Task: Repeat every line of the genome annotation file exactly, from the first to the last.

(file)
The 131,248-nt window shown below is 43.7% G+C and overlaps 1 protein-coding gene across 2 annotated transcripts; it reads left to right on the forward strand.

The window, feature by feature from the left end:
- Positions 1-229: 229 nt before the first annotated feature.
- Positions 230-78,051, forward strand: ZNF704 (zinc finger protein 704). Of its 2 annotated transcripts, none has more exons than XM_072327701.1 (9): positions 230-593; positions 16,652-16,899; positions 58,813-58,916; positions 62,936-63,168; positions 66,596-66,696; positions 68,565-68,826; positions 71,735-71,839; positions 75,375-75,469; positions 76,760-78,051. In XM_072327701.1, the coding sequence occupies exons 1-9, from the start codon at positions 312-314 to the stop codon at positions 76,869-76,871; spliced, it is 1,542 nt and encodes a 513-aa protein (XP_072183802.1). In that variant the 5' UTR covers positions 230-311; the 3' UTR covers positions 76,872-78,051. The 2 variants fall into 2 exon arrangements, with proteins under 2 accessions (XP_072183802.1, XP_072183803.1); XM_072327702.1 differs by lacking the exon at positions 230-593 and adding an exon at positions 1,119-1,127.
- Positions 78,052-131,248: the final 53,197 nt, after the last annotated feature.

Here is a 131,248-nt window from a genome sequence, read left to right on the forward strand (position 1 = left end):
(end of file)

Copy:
The 131,248-nt window shown below is 43.7% G+C and overlaps 1 protein-coding gene across 2 annotated transcripts; it reads left to right on the forward strand.

The window, feature by feature from the left end:
- Positions 1-229: 229 nt before the first annotated feature.
- Positions 230-78,051, forward strand: ZNF704 (zinc finger protein 704). Of its 2 annotated transcripts, none has more exons than XM_072327701.1 (9): positions 230-593; positions 16,652-16,899; positions 58,813-58,916; positions 62,936-63,168; positions 66,596-66,696; positions 68,565-68,826; positions 71,735-71,839; positions 75,375-75,469; positions 76,760-78,051. In XM_072327701.1, the coding sequence occupies exons 1-9, from the start codon at positions 312-314 to the stop codon at positions 76,869-76,871; spliced, it is 1,542 nt and encodes a 513-aa protein (XP_072183802.1). In that variant the 5' UTR covers positions 230-311; the 3' UTR covers positions 76,872-78,051. The 2 variants fall into 2 exon arrangements, with proteins under 2 accessions (XP_072183802.1, XP_072183803.1); XM_072327702.1 differs by lacking the exon at positions 230-593 and adding an exon at positions 1,119-1,127.
- Positions 78,052-131,248: the final 53,197 nt, after the last annotated feature.

Here is a 131,248-nt window from a genome sequence, read left to right on the forward strand (position 1 = left end):